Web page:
Immunotherapy. Also called biologic therapy, this treatment uses medications that help the body fight the cancer cells. This type of treatment regimen may not be widely used yet as of the moment, but scientists and doctors alike mention that the use of this treatment in conjunction with surgery and radiation may be necessary to successfully eradicate cancer. Let us discuss more about this treatment, its effects, benefits, and side effects on patients with head and neck cancer.
Immunotherapy for head and neck cancer
This type of cancer treatment has been one of the latest discoveries that were developed to help combat this lethal disease. Some types of immunotherapy drugs are still in the process of clinical trials before officially offering it to the public. However, some drugs, like pembrolizumab (Keytruda) and nivolumab (Opdivo) are 2 immunotherapy drugs approved by the U.S. Food and Drug Administration (FDA) for the treatment of people with recurrent or metastatic head and neck squamous cell carcinoma. There are different types of immunotherapy for head and neck cancer, and for other cancer types basically.
Immune checkpoint inhibitors work by bypassing the natural controllers of our immune bodies. This, in turn, makes the immune cells stronger and its effect more lethal for cancer cells.
T-cell transfer therapy enhances the strength of the T-cells in the body so they can better fight cancer. T-cells from the cancer tumor are recovered and prepared in a specialized laboratory, then reintroduced to the body to help in fighting a specific cancer.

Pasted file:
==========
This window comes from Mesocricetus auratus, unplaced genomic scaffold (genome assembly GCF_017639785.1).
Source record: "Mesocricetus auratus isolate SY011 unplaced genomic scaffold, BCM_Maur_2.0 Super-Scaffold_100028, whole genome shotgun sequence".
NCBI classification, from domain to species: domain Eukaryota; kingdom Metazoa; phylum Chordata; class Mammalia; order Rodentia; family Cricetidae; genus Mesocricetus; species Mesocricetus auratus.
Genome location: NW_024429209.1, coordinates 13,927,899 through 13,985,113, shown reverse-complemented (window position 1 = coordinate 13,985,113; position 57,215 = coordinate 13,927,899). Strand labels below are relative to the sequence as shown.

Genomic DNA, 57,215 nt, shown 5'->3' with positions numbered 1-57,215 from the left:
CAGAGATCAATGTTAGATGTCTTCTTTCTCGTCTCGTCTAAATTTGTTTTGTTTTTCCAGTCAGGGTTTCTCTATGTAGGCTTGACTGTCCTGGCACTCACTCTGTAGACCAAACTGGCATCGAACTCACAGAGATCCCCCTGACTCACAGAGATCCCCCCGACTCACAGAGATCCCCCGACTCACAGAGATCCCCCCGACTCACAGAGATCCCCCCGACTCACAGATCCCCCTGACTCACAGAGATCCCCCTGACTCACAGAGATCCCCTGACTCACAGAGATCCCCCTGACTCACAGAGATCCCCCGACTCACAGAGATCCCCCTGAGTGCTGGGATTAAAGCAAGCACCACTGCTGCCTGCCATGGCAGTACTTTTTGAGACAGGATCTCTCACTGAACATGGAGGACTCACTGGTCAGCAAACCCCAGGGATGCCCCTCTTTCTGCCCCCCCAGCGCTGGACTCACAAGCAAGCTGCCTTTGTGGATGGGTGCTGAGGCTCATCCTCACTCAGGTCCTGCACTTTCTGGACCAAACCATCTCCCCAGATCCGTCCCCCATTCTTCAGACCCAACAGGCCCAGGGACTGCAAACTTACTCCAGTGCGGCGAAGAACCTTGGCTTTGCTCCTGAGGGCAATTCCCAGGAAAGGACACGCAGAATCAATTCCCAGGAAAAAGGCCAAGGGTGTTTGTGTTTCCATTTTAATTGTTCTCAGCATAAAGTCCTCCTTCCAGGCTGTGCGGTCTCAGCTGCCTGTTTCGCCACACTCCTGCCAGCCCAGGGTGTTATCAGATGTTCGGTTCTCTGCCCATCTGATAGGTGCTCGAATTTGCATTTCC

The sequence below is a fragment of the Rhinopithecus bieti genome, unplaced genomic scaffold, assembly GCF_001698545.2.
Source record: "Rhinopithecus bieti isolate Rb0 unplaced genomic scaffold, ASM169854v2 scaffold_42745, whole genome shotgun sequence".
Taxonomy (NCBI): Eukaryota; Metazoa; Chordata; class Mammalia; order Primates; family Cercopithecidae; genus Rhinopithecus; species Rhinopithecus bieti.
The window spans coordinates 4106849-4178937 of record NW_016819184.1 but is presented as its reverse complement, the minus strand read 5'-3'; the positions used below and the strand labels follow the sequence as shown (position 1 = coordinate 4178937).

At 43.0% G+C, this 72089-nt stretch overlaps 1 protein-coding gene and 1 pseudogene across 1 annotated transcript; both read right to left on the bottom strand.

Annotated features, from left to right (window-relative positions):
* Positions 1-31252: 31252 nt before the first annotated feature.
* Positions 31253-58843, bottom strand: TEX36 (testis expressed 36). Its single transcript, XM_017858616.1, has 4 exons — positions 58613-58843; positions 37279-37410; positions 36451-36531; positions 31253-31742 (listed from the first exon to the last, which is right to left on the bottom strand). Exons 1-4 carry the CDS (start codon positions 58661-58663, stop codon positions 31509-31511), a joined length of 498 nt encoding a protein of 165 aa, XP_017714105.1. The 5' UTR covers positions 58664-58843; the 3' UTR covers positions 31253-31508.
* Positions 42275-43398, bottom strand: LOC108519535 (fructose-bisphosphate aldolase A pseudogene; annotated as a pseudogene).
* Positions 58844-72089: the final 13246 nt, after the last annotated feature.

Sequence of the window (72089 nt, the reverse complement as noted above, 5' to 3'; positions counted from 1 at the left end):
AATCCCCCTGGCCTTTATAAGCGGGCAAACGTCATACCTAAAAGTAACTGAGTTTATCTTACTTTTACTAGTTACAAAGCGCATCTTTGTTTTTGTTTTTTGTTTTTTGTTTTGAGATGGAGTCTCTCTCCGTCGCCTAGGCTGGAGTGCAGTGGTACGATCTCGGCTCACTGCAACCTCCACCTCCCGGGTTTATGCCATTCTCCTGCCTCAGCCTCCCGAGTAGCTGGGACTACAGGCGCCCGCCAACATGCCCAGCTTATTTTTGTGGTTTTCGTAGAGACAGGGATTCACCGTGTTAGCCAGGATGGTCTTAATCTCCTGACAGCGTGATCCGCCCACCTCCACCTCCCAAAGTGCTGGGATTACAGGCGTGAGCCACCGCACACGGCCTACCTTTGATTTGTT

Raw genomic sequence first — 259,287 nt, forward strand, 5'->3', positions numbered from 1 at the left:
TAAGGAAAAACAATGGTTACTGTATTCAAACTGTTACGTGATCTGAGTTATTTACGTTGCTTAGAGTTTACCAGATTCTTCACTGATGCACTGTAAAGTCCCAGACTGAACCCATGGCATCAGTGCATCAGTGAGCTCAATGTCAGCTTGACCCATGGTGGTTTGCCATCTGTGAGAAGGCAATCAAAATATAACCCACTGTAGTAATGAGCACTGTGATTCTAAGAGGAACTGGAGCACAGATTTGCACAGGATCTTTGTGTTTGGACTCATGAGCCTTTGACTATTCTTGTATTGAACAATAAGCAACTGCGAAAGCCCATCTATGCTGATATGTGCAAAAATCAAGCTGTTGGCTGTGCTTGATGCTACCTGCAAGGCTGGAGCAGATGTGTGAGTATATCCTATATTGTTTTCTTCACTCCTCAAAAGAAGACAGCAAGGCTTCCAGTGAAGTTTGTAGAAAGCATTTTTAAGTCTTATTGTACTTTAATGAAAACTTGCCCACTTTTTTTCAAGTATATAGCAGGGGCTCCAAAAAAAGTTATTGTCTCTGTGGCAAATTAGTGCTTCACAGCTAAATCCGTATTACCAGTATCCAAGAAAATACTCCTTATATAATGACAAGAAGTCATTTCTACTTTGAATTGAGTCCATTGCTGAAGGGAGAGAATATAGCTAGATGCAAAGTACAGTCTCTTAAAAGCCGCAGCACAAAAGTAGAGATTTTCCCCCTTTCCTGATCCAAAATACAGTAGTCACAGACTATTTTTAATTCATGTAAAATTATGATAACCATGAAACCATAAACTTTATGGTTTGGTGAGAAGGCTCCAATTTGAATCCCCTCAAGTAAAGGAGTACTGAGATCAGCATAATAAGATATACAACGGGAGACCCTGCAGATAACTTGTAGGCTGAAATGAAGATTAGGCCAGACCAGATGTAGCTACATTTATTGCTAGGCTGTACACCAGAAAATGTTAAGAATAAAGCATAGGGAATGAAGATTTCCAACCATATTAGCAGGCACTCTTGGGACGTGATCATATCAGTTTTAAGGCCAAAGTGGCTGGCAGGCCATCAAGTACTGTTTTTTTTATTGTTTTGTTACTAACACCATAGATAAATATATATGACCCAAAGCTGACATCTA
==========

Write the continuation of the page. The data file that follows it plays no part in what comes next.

Monoclonal antibodies like cetuximab (Erbitux) are specialized immune system proteins that attach to the cancer cells so that the body can better detect and kill them.
Benefits of immunotherapy for head and neck cancer
It can work better compared to radiation or chemotherapy. It can also be less hazardous as it only increases the potential strength of the immune system and does not affect the other neighboring tissues or organs.
It helps in conjunction with other cancer regimens. It complements the effects of surgery, radiation, and chemotherapy.
It has fewer side effects. Because it controls the immune cells and not other cells in the body, lesser side effects and adverse reactions may be reported.
Cancer may be confined and may be less likely to return. Because your body is healthier and your immune system is stronger, growth and spread of the cancer cells may be prevented.
Risks of immunotherapy for head and neck cancer
Like any other treatment regimes for cancer, immunotherapy can also pose some mild to serious side effects.
You may get irritation when administering the drug. The insertion site (IV) may itch, redden, or ache because of the medication.
Your body may find it difficult during the first treatment session. Because your body is still adjusting to the change, you may feel symptoms of flu, fatigue, headache, diarrhea, and others. However, those who managed to continue with the treatment reported alleviation of the symptoms as the treatment progressed.
It is a scheduled regimen. It is not a one-time deal. Sometimes, the sessions may be more than the chemotherapy sessions or radiation sessions you may be recommended to have.
We hope that through this article, you gained a different perspective on how to treat cancers, particularly using immunotherapy for head and neck cancer. Sometimes, immunotherapy may not be the right treatment regimen that would help you fight your specific cancer, so it is still best to consult your doctor so they can help you decide and plan your treatment.